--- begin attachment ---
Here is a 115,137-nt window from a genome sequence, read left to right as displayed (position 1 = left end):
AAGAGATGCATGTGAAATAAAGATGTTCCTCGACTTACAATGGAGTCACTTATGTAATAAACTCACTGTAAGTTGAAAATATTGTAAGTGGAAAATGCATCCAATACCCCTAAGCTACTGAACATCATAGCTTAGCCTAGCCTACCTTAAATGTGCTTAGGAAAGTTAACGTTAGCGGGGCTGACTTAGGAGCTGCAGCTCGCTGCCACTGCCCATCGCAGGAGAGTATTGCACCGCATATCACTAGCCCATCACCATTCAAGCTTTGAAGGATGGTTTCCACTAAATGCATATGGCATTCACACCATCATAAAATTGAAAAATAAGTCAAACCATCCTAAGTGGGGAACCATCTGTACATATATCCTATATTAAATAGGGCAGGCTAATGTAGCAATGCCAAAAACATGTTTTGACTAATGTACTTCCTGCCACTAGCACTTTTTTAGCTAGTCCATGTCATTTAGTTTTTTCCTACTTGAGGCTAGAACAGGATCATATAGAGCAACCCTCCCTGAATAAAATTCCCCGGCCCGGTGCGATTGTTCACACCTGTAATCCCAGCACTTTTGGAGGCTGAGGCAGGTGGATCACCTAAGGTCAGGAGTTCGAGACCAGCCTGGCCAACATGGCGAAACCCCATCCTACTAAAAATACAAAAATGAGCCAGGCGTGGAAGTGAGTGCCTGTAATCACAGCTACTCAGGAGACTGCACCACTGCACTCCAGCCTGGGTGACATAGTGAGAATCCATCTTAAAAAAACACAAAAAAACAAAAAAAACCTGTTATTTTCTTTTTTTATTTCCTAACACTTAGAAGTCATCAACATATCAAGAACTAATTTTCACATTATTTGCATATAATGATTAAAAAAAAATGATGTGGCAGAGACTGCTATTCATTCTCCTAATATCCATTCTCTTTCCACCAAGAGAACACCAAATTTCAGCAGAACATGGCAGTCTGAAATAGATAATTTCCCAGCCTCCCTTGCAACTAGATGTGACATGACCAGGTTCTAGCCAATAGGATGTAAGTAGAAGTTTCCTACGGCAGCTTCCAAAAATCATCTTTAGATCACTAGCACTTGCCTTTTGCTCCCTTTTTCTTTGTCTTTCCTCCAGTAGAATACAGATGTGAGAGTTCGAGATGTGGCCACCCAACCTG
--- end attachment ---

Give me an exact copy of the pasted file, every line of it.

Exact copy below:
Here is a 115,137-nt window from a genome sequence, read left to right as displayed (position 1 = left end):
AAGAGATGCATGTGAAATAAAGATGTTCCTCGACTTACAATGGAGTCACTTATGTAATAAACTCACTGTAAGTTGAAAATATTGTAAGTGGAAAATGCATCCAATACCCCTAAGCTACTGAACATCATAGCTTAGCCTAGCCTACCTTAAATGTGCTTAGGAAAGTTAACGTTAGCGGGGCTGACTTAGGAGCTGCAGCTCGCTGCCACTGCCCATCGCAGGAGAGTATTGCACCGCATATCACTAGCCCATCACCATTCAAGCTTTGAAGGATGGTTTCCACTAAATGCATATGGCATTCACACCATCATAAAATTGAAAAATAAGTCAAACCATCCTAAGTGGGGAACCATCTGTACATATATCCTATATTAAATAGGGCAGGCTAATGTAGCAATGCCAAAAACATGTTTTGACTAATGTACTTCCTGCCACTAGCACTTTTTTAGCTAGTCCATGTCATTTAGTTTTTTCCTACTTGAGGCTAGAACAGGATCATATAGAGCAACCCTCCCTGAATAAAATTCCCCGGCCCGGTGCGATTGTTCACACCTGTAATCCCAGCACTTTTGGAGGCTGAGGCAGGTGGATCACCTAAGGTCAGGAGTTCGAGACCAGCCTGGCCAACATGGCGAAACCCCATCCTACTAAAAATACAAAAATGAGCCAGGCGTGGAAGTGAGTGCCTGTAATCACAGCTACTCAGGAGACTGCACCACTGCACTCCAGCCTGGGTGACATAGTGAGAATCCATCTTAAAAAAACACAAAAAAACAAAAAAAACCTGTTATTTTCTTTTTTTATTTCCTAACACTTAGAAGTCATCAACATATCAAGAACTAATTTTCACATTATTTGCATATAATGATTAAAAAAAAATGATGTGGCAGAGACTGCTATTCATTCTCCTAATATCCATTCTCTTTCCACCAAGAGAACACCAAATTTCAGCAGAACATGGCAGTCTGAAATAGATAATTTCCCAGCCTCCCTTGCAACTAGATGTGACATGACCAGGTTCTAGCCAATAGGATGTAAGTAGAAGTTTCCTACGGCAGCTTCCAAAAATCATCTTTAGATCACTAGCACTTGCCTTTTGCTCCCTTTTTCTTTGTCTTTCCTCCAGTAGAATACAGATGTGAGAGTTCGAGATGTGGCCACCCAACCTG